Nanotechnology Innovations Advance Electronics, Materials, and Manufacturing

While nanotechnology has been around for many years, there continues to be more revolutionary developments using nanoscale breakthroughs. Some of the most promising innovations include new techniques in nano-based manufacturing of both devices and nanoparticles, nano-based textiles that have potential in military and battery technology applications, and new technologies that can replace traditional electronics devices with smaller, more cost-efficient options.

Nano-Based Manufacturing

Emory Chan of Berkeley Lab directs WANDA, a nanocrystal-making robot, to perform complex work-flows that traditionally require extensive chemistry experience. (Roy Kaltschmidt, Berkeley Lab)
IBM scientists have created a 3D map of the Earth so small that 1,000 of them could fit on one grain of salt. The scientists accomplished this through a new technique that uses a tiny, silicon tip with a sharp apex — 100,000 times smaller than a sharpened pencil — to create patterns and structures as small as 15 nanometers at greatly reduced cost and complexity. This patterning technique opens new prospects for developing nano-sized objects in fields such as electronics, chip technology, medicine, life sciences, and optoelectronics.

The tip, similar to the kind used in atomic force microscopes, is attached to a bendable cantilever that controllably scans the surface of the substrate material with the accuracy of one nanometer. By applying heat and force, the nano-sized tip can remove substrate material based on predefined patterns, thus operating like a “nano-milling” machine with ultra-high precision. Similar to using a milling machine, more material can be removed to create complex 3D structures with nanometer precision by modulating the force or by re-addressing individual spots.

The new technique achieves resolutions as high as 15 nanometers, with a potential of going even smaller. Using existing methods such as e-beam lithography, it is becoming increasingly challenging to fabricate patterns at resolutions below 30 nanometers, where the technical limitations of that method are reached.

Compared to expensive e-beam-lithography tools that require several processing steps and equipment that can easily fill a laboratory, the tool created by IBM scientists — which can sit on a tabletop — promises improved and extended capabilities at very high resolutions, but at one-fifth to one-tenth of the cost and with far less complexity.

Potential applications range from the fast prototyping of nano-sized devices for future computer chips, to the production of well-defined, micron-sized optical elements like aspheric lenses and lens arrays for optoelectronics and on-chip optical communication.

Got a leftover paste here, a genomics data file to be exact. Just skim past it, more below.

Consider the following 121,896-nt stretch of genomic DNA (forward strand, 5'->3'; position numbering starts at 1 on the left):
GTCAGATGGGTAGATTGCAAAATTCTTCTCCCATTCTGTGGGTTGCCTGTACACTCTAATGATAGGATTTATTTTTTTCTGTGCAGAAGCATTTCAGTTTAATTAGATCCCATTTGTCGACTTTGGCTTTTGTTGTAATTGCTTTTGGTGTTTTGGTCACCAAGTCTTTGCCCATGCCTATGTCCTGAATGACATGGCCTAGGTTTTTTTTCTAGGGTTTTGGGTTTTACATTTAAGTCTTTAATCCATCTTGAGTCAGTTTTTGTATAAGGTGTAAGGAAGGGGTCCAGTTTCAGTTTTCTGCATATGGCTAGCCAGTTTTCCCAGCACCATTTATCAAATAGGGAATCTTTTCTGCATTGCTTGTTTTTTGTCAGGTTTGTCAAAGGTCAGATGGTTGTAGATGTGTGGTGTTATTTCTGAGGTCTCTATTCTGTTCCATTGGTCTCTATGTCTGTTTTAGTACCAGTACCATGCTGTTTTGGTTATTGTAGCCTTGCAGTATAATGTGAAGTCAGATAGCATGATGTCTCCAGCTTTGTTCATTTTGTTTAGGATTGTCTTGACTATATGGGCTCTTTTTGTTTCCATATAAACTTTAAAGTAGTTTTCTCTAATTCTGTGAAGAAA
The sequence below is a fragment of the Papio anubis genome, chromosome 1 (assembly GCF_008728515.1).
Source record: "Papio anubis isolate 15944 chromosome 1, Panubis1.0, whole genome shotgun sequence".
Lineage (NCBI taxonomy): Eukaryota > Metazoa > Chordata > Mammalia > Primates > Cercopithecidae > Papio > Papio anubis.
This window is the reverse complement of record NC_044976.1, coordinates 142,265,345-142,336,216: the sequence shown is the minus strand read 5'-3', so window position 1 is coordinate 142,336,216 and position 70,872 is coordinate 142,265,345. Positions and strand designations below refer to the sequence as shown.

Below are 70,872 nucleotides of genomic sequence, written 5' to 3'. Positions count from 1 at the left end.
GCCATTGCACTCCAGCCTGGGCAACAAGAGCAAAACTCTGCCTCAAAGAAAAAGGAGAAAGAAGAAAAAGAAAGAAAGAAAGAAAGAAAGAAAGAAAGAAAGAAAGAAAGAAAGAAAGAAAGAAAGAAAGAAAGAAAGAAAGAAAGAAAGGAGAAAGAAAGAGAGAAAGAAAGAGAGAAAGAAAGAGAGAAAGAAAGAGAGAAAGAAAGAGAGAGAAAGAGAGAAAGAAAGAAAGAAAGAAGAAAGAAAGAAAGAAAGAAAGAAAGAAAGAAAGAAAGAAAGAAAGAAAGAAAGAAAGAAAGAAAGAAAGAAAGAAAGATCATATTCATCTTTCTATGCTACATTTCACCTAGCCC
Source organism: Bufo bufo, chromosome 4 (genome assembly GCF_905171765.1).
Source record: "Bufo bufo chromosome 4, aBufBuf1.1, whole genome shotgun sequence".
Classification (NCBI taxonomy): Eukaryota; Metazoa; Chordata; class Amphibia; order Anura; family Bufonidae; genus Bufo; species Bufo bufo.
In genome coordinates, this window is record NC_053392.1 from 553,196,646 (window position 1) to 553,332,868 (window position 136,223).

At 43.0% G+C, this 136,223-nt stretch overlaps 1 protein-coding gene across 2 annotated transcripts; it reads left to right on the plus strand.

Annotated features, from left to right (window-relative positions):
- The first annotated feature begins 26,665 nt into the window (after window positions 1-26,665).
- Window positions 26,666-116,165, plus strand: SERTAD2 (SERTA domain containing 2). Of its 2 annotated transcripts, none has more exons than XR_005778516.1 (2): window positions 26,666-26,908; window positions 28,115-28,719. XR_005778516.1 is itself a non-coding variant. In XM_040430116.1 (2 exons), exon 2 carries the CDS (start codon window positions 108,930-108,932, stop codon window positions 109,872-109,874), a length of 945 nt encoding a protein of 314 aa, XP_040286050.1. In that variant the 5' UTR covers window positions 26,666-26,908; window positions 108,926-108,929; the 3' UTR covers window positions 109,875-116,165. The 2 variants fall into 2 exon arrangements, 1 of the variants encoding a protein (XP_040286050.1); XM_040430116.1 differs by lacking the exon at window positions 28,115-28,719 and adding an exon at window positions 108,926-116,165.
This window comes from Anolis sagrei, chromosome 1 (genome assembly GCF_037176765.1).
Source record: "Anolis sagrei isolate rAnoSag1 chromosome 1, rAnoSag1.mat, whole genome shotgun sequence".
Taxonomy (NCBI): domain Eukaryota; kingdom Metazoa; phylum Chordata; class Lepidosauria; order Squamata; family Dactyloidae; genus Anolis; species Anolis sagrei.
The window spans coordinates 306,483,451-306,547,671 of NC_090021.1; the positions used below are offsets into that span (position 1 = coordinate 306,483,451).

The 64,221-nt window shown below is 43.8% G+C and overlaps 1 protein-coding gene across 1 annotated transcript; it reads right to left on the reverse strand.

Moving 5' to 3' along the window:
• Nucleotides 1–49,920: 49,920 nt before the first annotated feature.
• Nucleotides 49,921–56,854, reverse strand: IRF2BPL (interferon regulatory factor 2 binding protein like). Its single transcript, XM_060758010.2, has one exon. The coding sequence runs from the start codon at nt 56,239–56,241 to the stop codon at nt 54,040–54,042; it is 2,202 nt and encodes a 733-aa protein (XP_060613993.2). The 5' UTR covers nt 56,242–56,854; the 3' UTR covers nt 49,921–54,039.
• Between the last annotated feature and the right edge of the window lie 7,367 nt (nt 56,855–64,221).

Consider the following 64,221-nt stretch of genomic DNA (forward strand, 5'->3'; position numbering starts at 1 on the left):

This 3D rendered image shows a heated nanoscale silicon tip, borrowed from atomic force microscopy, that is chiseling away material from a substrate to create a nanoscale 3D map of the world. At this size, 1,000 world maps could fit on a grain of salt. (Image courtesy of Advanced Materials).
Advances in nano-manufacturing are critical in order to mass-produce, at a cost-effective level, nano materials for a myriad of uses. Scientists at Lawrence Berkeley National Laboratory (Berkeley, CA) have taken nano-manufacturing to the ultimate automated level. They have established a revolutionary nanocrystal-making robot capable of producing nanocrystals with staggering precision. This one-of-a-kind robot provides colloidal nanocrystals with custom-made properties for electronics, biological labeling, and luminescent devices.

This robotic engineer is named WANDA (Workstation for Automated Nanomaterial Discovery and Analysis), and was developed in collaboration with Symyx Technologies at the Molecular Foundry, a U.S. Department of Energy user facility at Berkeley Lab. By automating the synthesis of these nanocrystals, WANDA circumvents the issues facing traditional techniques, which can be laborious and are difficult to reproduce from one laboratory to the next. WANDA’s synthetic prowess can help researchers sift through a large, diverse pool of materials for specific applications.


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